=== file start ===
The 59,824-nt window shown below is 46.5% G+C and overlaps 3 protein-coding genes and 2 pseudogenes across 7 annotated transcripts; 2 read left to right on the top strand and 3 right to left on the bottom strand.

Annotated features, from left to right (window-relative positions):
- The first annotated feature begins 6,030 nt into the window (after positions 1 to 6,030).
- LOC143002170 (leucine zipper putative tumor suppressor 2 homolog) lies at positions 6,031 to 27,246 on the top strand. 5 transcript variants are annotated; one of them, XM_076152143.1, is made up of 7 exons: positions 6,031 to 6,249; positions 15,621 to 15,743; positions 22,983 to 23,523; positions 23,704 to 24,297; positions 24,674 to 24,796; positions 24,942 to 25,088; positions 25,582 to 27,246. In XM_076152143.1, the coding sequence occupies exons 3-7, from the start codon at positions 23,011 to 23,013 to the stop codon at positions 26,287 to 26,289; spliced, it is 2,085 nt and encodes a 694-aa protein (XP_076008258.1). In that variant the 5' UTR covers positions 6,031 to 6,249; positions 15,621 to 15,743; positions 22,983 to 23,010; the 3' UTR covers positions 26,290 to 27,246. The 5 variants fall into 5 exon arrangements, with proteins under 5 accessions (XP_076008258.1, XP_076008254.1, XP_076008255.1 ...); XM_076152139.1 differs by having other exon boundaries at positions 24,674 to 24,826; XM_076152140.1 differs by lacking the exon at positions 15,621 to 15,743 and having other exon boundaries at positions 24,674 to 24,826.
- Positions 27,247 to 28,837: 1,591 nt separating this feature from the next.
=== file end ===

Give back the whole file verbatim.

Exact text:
The 59,824-nt window shown below is 46.5% G+C and overlaps 3 protein-coding genes and 2 pseudogenes across 7 annotated transcripts; 2 read left to right on the top strand and 3 right to left on the bottom strand.

Annotated features, from left to right (window-relative positions):
- The first annotated feature begins 6,030 nt into the window (after positions 1 to 6,030).
- LOC143002170 (leucine zipper putative tumor suppressor 2 homolog) lies at positions 6,031 to 27,246 on the top strand. 5 transcript variants are annotated; one of them, XM_076152143.1, is made up of 7 exons: positions 6,031 to 6,249; positions 15,621 to 15,743; positions 22,983 to 23,523; positions 23,704 to 24,297; positions 24,674 to 24,796; positions 24,942 to 25,088; positions 25,582 to 27,246. In XM_076152143.1, the coding sequence occupies exons 3-7, from the start codon at positions 23,011 to 23,013 to the stop codon at positions 26,287 to 26,289; spliced, it is 2,085 nt and encodes a 694-aa protein (XP_076008258.1). In that variant the 5' UTR covers positions 6,031 to 6,249; positions 15,621 to 15,743; positions 22,983 to 23,010; the 3' UTR covers positions 26,290 to 27,246. The 5 variants fall into 5 exon arrangements, with proteins under 5 accessions (XP_076008258.1, XP_076008254.1, XP_076008255.1 ...); XM_076152139.1 differs by having other exon boundaries at positions 24,674 to 24,826; XM_076152140.1 differs by lacking the exon at positions 15,621 to 15,743 and having other exon boundaries at positions 24,674 to 24,826.
- Positions 27,247 to 28,837: 1,591 nt separating this feature from the next.